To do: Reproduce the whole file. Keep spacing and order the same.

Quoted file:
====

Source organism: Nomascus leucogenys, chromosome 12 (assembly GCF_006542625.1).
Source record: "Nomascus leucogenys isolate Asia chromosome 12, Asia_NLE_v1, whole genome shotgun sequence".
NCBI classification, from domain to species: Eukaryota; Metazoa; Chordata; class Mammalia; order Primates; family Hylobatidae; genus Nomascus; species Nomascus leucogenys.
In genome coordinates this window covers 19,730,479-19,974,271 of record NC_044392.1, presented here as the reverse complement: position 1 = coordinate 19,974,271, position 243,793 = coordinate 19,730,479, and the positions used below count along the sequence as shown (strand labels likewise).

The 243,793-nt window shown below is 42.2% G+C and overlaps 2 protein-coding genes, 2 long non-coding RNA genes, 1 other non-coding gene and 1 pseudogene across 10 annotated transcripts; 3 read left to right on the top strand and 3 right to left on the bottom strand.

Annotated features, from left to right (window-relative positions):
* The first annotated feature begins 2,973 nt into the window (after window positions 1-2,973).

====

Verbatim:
Source organism: Nomascus leucogenys, chromosome 12 (assembly GCF_006542625.1).
Source record: "Nomascus leucogenys isolate Asia chromosome 12, Asia_NLE_v1, whole genome shotgun sequence".
NCBI classification, from domain to species: Eukaryota; Metazoa; Chordata; class Mammalia; order Primates; family Hylobatidae; genus Nomascus; species Nomascus leucogenys.
In genome coordinates this window covers 19,730,479-19,974,271 of record NC_044392.1, presented here as the reverse complement: position 1 = coordinate 19,974,271, position 243,793 = coordinate 19,730,479, and the positions used below count along the sequence as shown (strand labels likewise).

The 243,793-nt window shown below is 42.2% G+C and overlaps 2 protein-coding genes, 2 long non-coding RNA genes, 1 other non-coding gene and 1 pseudogene across 10 annotated transcripts; 3 read left to right on the top strand and 3 right to left on the bottom strand.

Annotated features, from left to right (window-relative positions):
* The first annotated feature begins 2,973 nt into the window (after window positions 1-2,973).